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Our History

how we started

The National Women’s Shelter Network began as an initiative of  the Lotus House Women’s Shelter. Lotus House scoured the country to identify each and all of the homeless shelters exclusively serving women and/or mothers and children in communities large and small, reaching out to connect and build the database of contacts needed to bring this often overlooked and deeply resource-constrained community of shelter providers together for unified action. Many shelters, like Lotus House, have women with lived experiences at all levels of their organizations that are a passionate driving force for equity in our collective work. 

 

Our work focuses on women’s homeless shelters because these special shelters and safe havens for women stand at the intersection of domestic violence and homelessness, doors wide open to the street, struggling to keep the lights on and put food on the table, deluged by a seemingly endless stream of women and children in need because this country’s leaders do not value their work or the lives of those they shelter. Women’s homeless shelters too often do not benefit from the stream of income and resources flowing to traditional domestic violence shelters under the Federal Violence Against Women’s Act or other Federal funds because they are scattered, scarcely resourced, and lack any meaningful political voice. They and those they serve are seen as the lowest of the lowly, burdened with stereotypes, misconceptions, misinformation and internalized shame that has led to a dearth of resources to address their needs, often relying solely on the donations and piecing together a patchwork quilt of disparate, threadbare funding. Breaking down barriers, changing the narrative and extending universal access to life-changing resources and services will not only positively impact the lives of women and children who are the most vulnerable in our communities, but can end generational cycles of trauma, abuse, poverty, and homelessness. NWSN aims to change this narrative, to bring together the voices of the “last, the lost, the least and forgotten” and those who serve them, to inform, lift up and demand the change so richly deserved by women and children in need in a country that proclaims itself first in the world.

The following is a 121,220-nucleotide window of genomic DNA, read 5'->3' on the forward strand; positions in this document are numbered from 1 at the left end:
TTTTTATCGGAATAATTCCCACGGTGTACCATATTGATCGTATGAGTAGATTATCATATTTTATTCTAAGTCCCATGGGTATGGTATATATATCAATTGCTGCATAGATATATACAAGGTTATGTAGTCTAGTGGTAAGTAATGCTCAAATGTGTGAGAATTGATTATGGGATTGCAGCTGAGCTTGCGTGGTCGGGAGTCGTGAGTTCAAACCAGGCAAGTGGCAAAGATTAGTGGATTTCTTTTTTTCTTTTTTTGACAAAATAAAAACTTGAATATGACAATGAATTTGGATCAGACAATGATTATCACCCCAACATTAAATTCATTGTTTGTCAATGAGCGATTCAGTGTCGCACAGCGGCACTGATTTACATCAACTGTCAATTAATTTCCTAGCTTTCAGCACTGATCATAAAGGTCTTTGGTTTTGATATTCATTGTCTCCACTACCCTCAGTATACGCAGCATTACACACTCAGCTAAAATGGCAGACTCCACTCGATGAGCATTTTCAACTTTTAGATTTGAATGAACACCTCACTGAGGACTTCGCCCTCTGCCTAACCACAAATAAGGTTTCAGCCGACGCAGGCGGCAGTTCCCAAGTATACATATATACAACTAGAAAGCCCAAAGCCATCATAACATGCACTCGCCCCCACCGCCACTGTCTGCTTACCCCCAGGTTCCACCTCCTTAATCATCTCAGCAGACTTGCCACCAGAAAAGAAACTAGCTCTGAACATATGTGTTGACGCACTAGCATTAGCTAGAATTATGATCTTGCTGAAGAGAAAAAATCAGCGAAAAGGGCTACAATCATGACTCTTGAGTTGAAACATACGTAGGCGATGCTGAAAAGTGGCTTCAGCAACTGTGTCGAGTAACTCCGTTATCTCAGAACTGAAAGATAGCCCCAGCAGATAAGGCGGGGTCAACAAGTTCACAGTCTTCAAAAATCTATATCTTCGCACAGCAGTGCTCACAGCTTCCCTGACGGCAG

Homelessness has become normative in the United States. But it was not always so. And it does not need to be our future. Breaking down barriers and extending universal access to life-changing resources and services will not only positively impact the lives of women and children who are the most vulnerable in our communities, but can end generational cycles of trauma, abuse, poverty, and homelessness. In the fruit of their potential realized, our local communities and our nation are enriched beyond measure. 

Each time a woman stands up for herself she stands up for all women.

Maya Angelou

Citation

Established in 2006 in the heart of the historic African American district of Overtown, Miami, the Lotus House has grown from the humblest of beginnings to one of the largest women’s shelters in the country, sheltering over 500 women, youth and children nightly. Its state of the art, comprehensive homeless facilities offer so much more than shelter and include a therapeutic children’s wellness center, education and employment center, culinary training center, art and activities lab, healing hands salon, yoga room, children’s play spaces throughout, an intake sanctuary, hydroponic farm, and meditation and reflection gardens. With trauma-informed, multi-faceted, wrap around supportive services and programming, Lotus House serves as a platform for showcasing innovation, evidence-based best practices and service driven research into the gender specific needs of women experiencing homelessness and their children. Equally important, its mission includes the development of informed social and public policies, raising public awareness and sparking meaningful dialogue on a local and national level  to bring an end to homelessness. 


 According to multiple studies examining the causes of homelessness, among mothers with children, more than 80% had experienced domestic violence. Family & Youth Services Bureau, U.S. Department of Health and Human Services, numerous citations. See: https://www.acf.hhs.gov/fysb/resource/dv-homelessness-stats-2016. Approximately one in four homeless women is homeless mainly because of her experiences with violence. Jasinski, J.L., Wesely, J.K., Mustaine, E. & Wright, J.D. (2005, November). The Experience of Violence in the Lives of Homeless Women: A Research Report. Washington, DC: National Institute of Justice.